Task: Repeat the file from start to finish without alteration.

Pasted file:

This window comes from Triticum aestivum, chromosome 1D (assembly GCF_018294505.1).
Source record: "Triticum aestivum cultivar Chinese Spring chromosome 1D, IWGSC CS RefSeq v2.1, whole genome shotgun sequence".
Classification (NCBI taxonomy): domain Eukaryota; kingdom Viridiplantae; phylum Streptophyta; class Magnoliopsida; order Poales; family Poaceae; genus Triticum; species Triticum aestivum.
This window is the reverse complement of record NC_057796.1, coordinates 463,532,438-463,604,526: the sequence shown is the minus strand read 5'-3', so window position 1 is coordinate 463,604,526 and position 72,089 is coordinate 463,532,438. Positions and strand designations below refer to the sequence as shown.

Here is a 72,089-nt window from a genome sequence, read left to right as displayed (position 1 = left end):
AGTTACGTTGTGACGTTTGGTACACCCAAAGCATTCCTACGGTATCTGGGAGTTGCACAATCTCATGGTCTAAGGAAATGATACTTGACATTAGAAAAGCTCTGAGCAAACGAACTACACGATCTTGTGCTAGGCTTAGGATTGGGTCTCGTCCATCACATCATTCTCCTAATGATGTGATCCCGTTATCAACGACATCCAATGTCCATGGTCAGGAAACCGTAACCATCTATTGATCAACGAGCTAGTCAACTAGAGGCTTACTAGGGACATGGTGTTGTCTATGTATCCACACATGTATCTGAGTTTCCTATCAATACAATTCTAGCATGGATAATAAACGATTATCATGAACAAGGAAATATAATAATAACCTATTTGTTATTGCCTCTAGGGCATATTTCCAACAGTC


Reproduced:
This window comes from Triticum aestivum, chromosome 1D (assembly GCF_018294505.1).
Source record: "Triticum aestivum cultivar Chinese Spring chromosome 1D, IWGSC CS RefSeq v2.1, whole genome shotgun sequence".
Classification (NCBI taxonomy): domain Eukaryota; kingdom Viridiplantae; phylum Streptophyta; class Magnoliopsida; order Poales; family Poaceae; genus Triticum; species Triticum aestivum.
This window is the reverse complement of record NC_057796.1, coordinates 463,532,438-463,604,526: the sequence shown is the minus strand read 5'-3', so window position 1 is coordinate 463,604,526 and position 72,089 is coordinate 463,532,438. Positions and strand designations below refer to the sequence as shown.

Here is a 72,089-nt window from a genome sequence, read left to right as displayed (position 1 = left end):
AGTTACGTTGTGACGTTTGGTACACCCAAAGCATTCCTACGGTATCTGGGAGTTGCACAATCTCATGGTCTAAGGAAATGATACTTGACATTAGAAAAGCTCTGAGCAAACGAACTACACGATCTTGTGCTAGGCTTAGGATTGGGTCTCGTCCATCACATCATTCTCCTAATGATGTGATCCCGTTATCAACGACATCCAATGTCCATGGTCAGGAAACCGTAACCATCTATTGATCAACGAGCTAGTCAACTAGAGGCTTACTAGGGACATGGTGTTGTCTATGTATCCACACATGTATCTGAGTTTCCTATCAATACAATTCTAGCATGGATAATAAACGATTATCATGAACAAGGAAATATAATAATAACCTATTTGTTATTGCCTCTAGGGCATATTTCCAACAGTC